Talk by Cornell William Brooks, NAACP president and CEO, highlights Yale’s King holiday celebration

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The Reverend Martin Luther King Jr. is pictured at Yale University, where he received an honorary LL.D degree at the university's 263rd commencement on June 15, 1964.

Click here to watch the livestream of the talk by NAACP president and CEO Cornell William Brooks on Jan. 20 at 5:30 p.m.

The Yale community’s commemorations of the life and legacy of the Reverend Martin Luther King Jr. ’64 Hon. LL.D. will include a keynote address by Cornell William Brooks ’90 J.D. on 5:30 p.m. on Wednesday, Jan. 20 at Battell Chapel, corner of Elm and College Streets. Doors for the event will open at 5 p.m.

Brooks is the president and chief executive officer of the National Association for the Advancement of Colored People (NAACP), known as “the nation’s oldest, largest and most widely recognized grassroots-based civil rights organization.” Founded in 1909, the organization works “to ensure the political, educational, social, and economic equality of rights of all persons and to eliminate race-based discrimination.”

The address on Jan. 20 will be a homecoming for alumnus Brooks — not only to campus but also to the pulpit in the historic Battell Chapel. He last spoke there as a student in the Yale Law School, when he gave a sermon for a worship service marking the King holiday more than two decades ago. A graduate also of Jackson State University and Boston University School of Theology, Brooks is a fourth-generation minister in the A.M.E. Church as well as a civil rights litigator and social justice advocate.

The NAACP president was last on campus in April 2015 to speak with students at the Law School. He was featured recently in a cover story in the Yale Alumni Magazine, which noted that Brooks’ appointment as the organization’s 18th president just over a year ago comes “at a particularly potent time in supposedly post-racial America.”

Cornell William Brooks

The setting for the keynote also ties directly to the legacy of King, who spoke from the same pulpit on Jan. 14, 1962 at the invitation of University Chaplain William Sloane Coffin. King had spoken previously at Yale on Jan. 14, 1959 in Woolsey Hall, at the invitation of the Undergraduate Lecture Committee. King’s third and final visit to campus came in June 1964, when he was awarded an honorary degree from Yale.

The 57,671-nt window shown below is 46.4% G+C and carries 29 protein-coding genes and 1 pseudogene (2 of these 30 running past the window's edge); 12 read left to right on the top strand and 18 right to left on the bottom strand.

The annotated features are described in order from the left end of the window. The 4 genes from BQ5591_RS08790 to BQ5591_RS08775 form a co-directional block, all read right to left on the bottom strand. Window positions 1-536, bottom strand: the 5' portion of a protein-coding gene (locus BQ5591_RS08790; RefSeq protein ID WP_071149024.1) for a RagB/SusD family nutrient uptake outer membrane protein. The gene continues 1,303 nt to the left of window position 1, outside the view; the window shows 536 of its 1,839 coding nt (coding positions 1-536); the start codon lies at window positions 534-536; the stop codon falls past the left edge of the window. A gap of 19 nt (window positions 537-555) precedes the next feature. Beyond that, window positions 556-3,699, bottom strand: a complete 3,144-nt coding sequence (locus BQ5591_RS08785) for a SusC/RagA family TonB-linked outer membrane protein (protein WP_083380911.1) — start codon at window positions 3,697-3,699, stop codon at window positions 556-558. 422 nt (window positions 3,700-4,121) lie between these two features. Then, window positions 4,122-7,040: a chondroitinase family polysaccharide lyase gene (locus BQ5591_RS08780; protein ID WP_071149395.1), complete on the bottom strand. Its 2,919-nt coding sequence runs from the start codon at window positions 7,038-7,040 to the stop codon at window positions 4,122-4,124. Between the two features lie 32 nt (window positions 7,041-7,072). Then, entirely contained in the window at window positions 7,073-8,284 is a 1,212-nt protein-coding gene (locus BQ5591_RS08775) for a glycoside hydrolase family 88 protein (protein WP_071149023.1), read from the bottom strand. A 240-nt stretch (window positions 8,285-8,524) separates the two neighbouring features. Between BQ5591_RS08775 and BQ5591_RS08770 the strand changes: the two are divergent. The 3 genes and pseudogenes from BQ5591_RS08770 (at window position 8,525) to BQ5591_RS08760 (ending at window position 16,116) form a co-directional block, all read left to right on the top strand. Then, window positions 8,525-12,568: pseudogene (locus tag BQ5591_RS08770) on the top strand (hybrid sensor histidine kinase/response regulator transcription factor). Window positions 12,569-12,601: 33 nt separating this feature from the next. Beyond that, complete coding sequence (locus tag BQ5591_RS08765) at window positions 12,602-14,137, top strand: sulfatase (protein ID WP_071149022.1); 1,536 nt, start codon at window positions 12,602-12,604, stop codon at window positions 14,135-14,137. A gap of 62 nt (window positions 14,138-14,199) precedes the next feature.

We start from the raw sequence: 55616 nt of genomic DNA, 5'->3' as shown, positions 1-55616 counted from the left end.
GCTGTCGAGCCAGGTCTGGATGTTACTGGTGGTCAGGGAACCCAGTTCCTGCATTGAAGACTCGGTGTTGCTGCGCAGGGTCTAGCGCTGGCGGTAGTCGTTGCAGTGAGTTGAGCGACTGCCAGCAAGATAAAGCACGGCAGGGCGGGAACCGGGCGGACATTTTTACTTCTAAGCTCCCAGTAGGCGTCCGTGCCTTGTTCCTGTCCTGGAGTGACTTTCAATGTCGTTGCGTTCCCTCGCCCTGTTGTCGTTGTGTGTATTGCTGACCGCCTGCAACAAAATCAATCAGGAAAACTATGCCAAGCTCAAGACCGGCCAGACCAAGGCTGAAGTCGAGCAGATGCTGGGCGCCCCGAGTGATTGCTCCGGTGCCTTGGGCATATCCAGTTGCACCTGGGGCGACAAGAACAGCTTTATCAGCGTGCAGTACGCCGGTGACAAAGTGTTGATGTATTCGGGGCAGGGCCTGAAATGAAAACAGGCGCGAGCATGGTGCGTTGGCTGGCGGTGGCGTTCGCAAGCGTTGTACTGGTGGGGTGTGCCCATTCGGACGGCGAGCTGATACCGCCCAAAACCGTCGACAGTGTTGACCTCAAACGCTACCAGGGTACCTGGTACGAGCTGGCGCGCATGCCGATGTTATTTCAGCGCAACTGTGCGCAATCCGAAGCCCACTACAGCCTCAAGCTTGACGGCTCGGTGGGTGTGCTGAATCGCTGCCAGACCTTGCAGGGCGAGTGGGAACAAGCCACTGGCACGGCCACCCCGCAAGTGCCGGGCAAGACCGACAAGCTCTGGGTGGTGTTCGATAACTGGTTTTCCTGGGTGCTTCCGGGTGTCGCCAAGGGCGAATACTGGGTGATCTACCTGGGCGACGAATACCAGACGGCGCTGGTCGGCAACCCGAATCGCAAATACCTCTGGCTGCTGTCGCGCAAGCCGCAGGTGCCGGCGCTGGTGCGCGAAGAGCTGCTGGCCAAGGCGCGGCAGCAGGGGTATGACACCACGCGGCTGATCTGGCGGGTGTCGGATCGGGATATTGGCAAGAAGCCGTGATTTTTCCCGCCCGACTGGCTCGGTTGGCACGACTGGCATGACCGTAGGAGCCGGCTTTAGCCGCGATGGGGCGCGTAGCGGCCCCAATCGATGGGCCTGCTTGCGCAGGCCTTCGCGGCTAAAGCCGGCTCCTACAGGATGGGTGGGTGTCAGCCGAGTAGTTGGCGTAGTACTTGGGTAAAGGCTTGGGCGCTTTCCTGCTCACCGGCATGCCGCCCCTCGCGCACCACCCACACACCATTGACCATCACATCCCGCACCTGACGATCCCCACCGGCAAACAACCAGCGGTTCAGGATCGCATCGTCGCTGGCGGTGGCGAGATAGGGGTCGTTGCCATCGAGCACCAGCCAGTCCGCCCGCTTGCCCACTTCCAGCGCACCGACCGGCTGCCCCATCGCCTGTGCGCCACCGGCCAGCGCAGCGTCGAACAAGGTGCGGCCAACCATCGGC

Some of those visits by King and a later visit by Coretta Scott King, then his widow, in 1969 will be remembered in a special exhibition in the nave of Sterling Memorial Library from Jan. 11 to March 11. Organized by Yale Manuscripts and Archives, the exhibition will feature reproductions of records and photographs from university sources of the Kings’ visits to Yale.

Brooks’ keynote on Jan. 20 and the library exhibition are but two of a series of events on the theme “The Work Continues: Making Black Dreams Matter” that will take place on campus around the time of the federal King Holiday on Monday, Jan. 18.

Other key events include the Yale Peabody Museum of Natural History’s 20th annual celebration of King and his legacy of environmental and social justice. The museum’s celebration takes place on Sunday, Jan. 17, noon to 4:00 p.m., and Monday, Jan. 18, 10 a.m. to 4 p.m. Further information and detailed schedules for the celebration can be found online at the Yale Peabody Museum website.

On Friday, Jan. 15: Shiloh Missionary Baptist, 100 Lawrence St., will hold its 46thAnnual “Dr. Martin Luther King Jr. Love March” beginning at 10:45 a.m. The church, pastored by the Reverend Kennedy D. Hampton Sr. ’09 M.Div., has held a celebration on King’s actual birthday every year since 1970.

The Yale School of Art’s gallery at 32 Edgewood St. will feature an exhibition titled “Black Pulp!” from Jan. 19 to March 11. Curated by artists William Villalongo and Mark Thomas Gibson  ’13 M.F.A., the show features rare print media, comics, and contemporary art from the Black Diaspora showcasing the creative use of highly disseminated media to leverage limited notions of black subjectivity and humanity.

The curators describe Black Pulp! as “an unprecedented overview of over 90 years of black image production by black publishers, black artists and by non-black artists and publishers allied with foregrounding the black experience. Many works on view offer up windows into the darker, erotic, satirical, and more absurd recesses of the black popular imagination, while underscoring important debates around personhood and identity.”

These are just some of the many events planned throughout January on campus and in the community. Visit for a listing of events and note that the listings will continue to be updated during the course of the month.

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